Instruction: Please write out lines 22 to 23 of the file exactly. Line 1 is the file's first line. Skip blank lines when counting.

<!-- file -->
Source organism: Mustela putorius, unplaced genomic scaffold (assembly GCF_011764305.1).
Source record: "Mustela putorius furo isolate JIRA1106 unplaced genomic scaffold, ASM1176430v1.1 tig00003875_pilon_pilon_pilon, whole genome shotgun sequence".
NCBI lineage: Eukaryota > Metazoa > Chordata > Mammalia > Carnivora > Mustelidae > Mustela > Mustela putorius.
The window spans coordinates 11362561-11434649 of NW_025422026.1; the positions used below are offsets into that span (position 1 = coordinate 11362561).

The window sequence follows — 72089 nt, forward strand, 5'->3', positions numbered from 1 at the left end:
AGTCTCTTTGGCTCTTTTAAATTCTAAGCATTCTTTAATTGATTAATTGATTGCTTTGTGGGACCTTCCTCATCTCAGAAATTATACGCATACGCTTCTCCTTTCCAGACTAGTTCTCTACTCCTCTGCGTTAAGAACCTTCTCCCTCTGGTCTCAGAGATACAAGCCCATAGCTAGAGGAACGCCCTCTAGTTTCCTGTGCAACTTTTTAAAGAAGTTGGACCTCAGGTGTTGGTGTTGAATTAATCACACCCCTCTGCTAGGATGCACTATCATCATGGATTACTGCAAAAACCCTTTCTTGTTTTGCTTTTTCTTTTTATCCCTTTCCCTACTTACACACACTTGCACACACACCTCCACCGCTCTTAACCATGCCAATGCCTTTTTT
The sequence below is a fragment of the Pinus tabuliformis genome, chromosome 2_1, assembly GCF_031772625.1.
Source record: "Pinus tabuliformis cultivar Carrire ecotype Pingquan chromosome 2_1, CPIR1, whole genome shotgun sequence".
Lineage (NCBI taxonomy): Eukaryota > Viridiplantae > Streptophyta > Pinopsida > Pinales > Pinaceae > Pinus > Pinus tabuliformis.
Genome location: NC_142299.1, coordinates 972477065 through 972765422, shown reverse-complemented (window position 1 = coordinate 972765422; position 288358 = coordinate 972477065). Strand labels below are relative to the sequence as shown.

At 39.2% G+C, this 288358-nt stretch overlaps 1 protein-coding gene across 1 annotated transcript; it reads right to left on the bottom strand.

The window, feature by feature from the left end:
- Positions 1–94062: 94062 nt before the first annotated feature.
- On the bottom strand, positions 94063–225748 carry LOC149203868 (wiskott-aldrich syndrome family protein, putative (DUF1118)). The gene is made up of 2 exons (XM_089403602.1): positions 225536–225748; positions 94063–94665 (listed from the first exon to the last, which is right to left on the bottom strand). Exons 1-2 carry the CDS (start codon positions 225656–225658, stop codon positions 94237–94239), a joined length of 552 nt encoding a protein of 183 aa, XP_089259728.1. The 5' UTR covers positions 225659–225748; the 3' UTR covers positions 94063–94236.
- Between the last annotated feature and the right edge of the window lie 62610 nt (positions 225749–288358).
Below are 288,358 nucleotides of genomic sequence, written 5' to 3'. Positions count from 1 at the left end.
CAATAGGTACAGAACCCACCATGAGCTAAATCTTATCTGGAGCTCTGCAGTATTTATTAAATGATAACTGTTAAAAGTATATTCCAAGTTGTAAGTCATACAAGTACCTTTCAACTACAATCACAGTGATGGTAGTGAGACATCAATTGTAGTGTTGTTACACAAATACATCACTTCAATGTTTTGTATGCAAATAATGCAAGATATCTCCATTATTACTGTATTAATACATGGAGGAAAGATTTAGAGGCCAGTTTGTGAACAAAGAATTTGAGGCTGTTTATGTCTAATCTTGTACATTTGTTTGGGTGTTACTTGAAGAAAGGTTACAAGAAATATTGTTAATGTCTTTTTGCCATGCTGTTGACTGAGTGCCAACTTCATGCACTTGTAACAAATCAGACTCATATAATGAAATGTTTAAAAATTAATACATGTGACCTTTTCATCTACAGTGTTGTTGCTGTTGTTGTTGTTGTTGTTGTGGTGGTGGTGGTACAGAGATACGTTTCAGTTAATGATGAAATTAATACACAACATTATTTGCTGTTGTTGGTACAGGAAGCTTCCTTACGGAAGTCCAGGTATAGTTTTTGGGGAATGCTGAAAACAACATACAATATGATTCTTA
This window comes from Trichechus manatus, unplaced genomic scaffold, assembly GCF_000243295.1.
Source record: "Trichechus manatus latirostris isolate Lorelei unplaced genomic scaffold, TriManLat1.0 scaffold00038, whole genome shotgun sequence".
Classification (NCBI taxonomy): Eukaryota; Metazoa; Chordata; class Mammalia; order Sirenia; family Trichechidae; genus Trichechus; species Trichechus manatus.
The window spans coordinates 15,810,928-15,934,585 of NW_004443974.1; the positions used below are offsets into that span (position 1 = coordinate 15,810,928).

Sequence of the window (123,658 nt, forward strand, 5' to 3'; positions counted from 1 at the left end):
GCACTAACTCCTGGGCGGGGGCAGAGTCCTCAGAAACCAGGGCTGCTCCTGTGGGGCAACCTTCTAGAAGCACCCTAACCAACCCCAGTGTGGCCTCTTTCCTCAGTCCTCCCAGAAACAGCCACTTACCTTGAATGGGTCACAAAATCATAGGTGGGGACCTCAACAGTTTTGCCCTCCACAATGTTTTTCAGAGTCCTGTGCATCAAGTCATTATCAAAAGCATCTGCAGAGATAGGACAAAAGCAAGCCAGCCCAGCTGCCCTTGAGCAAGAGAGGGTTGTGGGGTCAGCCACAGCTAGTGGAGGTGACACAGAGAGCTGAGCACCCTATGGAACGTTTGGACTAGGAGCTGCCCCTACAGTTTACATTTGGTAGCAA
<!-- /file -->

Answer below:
Sequence of the window (123,658 nt, forward strand, 5' to 3'; positions counted from 1 at the left end):
GCACTAACTCCTGGGCGGGGGCAGAGTCCTCAGAAACCAGGGCTGCTCCTGTGGGGCAACCTTCTAGAAGCACCCTAACCAACCCCAGTGTGGCCTCTTTCCTCAGTCCTCCCAGAAACAGCCACTTACCTTGAATGGGTCACAAAATCATAGGTGGGGACCTCAACAGTTTTGCCCTCCACAATGTTTTTCAGAGTCCTGTGCATCAAGTCATTATCAAAAGCATCTGCAGAGATAGGACAAAAGCAAGCCAGCCCAGCTGCCCTTGAGCAAGAGAGGGTTGTGGGGTCAGCCACAGCTAGTGGAGGTGACACAGAGAGCTGAGCACCCTATGGAACGTTTGGACTAGGAGCTGCCCCTACAGTTTACATTTGGTAGCAA